My friend R is a conservative. The other day, we discussed the regressive tax strategies advocated by Republicans. R did not dispute my objections to such schemes, but instead settled on an honest and simple statement of his motivations.
R's concern was about his family's ability to accumulate wealth. He noted that during the Great Depression, wealthy Americans were adversely affected by the economic conditions, but unlike working class folk, the wealthy were not devastated. In contrast, working families were devastated. So my friend espouses a strategy in which he will accumulate a lot of wealth, and by preventing the government from taking his money, he will then be in a relatively good position should another Great Depression occur.
I don't know whether or not this is the typical belief held by conservatives, but I'm sure my friend is not alone. We are all driven by some combinations of fears and hopes about economic outcomes. R's fear is that taxation will leave him without any hope of surviving an economic collapse.
Needless to say, I have some issues with this kind of strategy.
During the Great Depression, there were shanty towns where people lived in crates and old pipes and anything else they could find. However, as far as I can tell, only a small minority of the population fell victim to this outcome. If it were the demise of the average Joe, the majority of Americans would have lived in Hoovervilles, and that doesn't seem to have been the case. Instead, most Americans endured significant hardships (unemployment went as high as 25%), but most were not rendered homeless. Only the few super-wealthy folk survived unscathed.
So, first, if we had to define the boundaries of the economic classes during the Great Depression, we probably would say that there was a minority of truly destitute persons, a large majority of persons with lower standard of living, and a teeny, tiny sliver of super wealthy folk. This means that all one has to do to avoid being in the destitute minority is to be in the 25th percentile or better. My friend R already does this handily. However, R is not rich. He's not a billionaire (unless he's not telling me something!), and so he's not going to be unaffected by a Great Depression. In other words, while more wealth is always better, it's unlikely that having the upper tax brackets pay 5-10% more in tax is really going to save R much grief should a depression occur.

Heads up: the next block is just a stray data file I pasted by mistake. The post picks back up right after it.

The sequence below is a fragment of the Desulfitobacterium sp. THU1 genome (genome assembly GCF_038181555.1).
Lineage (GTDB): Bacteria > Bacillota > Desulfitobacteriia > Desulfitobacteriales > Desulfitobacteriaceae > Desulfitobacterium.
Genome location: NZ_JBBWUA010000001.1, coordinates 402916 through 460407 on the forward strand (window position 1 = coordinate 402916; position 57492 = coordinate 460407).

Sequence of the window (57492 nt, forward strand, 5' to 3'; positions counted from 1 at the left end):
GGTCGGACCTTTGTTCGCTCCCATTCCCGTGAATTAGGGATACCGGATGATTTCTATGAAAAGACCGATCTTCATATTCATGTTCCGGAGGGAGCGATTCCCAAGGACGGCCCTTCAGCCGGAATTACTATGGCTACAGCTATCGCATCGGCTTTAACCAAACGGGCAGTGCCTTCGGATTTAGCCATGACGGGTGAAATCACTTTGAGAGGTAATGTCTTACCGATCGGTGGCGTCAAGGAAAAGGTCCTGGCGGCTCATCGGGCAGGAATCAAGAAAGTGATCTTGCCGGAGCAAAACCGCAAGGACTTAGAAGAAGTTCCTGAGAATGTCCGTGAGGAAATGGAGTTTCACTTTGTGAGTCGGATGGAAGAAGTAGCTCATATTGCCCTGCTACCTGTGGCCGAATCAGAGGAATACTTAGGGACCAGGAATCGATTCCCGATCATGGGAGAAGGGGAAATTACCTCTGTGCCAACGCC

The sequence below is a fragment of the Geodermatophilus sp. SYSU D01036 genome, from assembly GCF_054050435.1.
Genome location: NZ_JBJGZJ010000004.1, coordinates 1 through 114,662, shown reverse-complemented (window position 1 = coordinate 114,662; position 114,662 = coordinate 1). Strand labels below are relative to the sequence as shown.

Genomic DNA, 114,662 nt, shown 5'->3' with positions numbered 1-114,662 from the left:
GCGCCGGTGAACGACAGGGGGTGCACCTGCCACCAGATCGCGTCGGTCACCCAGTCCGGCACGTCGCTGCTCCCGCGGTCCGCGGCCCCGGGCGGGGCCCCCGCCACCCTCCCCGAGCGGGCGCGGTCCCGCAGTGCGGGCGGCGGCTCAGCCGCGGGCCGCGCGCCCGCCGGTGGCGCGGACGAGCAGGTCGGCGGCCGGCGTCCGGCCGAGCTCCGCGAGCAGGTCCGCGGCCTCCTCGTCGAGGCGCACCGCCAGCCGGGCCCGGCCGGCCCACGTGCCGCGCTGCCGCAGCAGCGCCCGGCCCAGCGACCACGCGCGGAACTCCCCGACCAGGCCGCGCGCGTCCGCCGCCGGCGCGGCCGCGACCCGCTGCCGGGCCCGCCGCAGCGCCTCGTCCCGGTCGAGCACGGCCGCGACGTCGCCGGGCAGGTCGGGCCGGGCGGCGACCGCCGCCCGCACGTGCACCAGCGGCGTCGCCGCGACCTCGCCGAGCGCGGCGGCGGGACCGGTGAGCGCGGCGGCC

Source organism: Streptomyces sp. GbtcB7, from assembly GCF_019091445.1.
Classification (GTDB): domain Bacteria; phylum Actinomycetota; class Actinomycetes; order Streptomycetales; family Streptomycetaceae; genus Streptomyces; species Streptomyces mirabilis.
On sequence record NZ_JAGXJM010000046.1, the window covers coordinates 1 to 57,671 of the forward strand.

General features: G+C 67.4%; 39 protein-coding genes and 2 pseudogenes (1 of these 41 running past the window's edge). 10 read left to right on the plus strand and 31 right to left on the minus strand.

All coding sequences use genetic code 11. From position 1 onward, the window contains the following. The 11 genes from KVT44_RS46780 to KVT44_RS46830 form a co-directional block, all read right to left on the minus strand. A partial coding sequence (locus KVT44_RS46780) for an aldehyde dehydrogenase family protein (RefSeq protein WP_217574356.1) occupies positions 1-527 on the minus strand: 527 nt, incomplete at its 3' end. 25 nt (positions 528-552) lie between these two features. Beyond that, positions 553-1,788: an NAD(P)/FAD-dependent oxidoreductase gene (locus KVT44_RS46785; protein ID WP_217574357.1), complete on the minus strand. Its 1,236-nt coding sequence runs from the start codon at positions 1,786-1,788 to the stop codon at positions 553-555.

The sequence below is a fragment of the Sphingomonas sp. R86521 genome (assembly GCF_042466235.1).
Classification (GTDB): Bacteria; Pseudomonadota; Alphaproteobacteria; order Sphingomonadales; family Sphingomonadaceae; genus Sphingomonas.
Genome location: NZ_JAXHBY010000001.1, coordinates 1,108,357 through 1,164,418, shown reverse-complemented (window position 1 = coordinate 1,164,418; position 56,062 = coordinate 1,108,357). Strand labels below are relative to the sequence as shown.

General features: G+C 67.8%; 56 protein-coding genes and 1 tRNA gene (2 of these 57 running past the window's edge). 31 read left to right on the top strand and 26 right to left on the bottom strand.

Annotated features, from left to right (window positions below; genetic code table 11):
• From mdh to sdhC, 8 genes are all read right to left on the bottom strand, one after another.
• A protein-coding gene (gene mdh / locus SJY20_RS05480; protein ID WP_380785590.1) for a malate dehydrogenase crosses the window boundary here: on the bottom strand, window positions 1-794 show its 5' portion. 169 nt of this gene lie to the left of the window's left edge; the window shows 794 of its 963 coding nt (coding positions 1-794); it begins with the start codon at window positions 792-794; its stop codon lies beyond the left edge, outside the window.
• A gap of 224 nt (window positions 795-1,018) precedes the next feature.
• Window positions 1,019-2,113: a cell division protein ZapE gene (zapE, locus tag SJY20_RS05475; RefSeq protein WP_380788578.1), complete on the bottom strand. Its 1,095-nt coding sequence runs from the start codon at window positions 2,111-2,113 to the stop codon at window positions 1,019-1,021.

Second, no Democrats are proposing taxing the wealthy at much more than the rates we had under Bill Clinton. At those tax rates, not only do wealthy people survive, they thrive. The wealthy Republicans who whined about taxes under Clinton are just plain greedy. They were getting incredibly rich, but somehow it wasn't enough for them.
Third, the strategy my friend is advocating is pessimistic. Rather than go for a strategy that is likely to make the nation solvent and better able to prevent a depression, my friend wants to apply a strategy that will make a depression far more likely to occur. Indeed, some analysts have said that the disparity in wealth between the haves and the have-nots was a primary cause of the Great Depression. The wealth gap today is getting far greater (far worse) because of years of Republican rule. I cannot imagine how the expectation value of R's wealth improves by his paying a few percent lower taxes at the expense of national solvency.
So I think R's strategy is wrong for me, wrong for the nation, and wrong for R himself. It is better for R to prevent a depression through sensible policy than it is to encourage a depression in the hopes that the depression-encouraging strategy will leave R with a little more padding when the depression comes.
In other words, I'm all for selfish strategies, but I think that selfish long-sighted economic strategies are better than selfish short-sighted ones.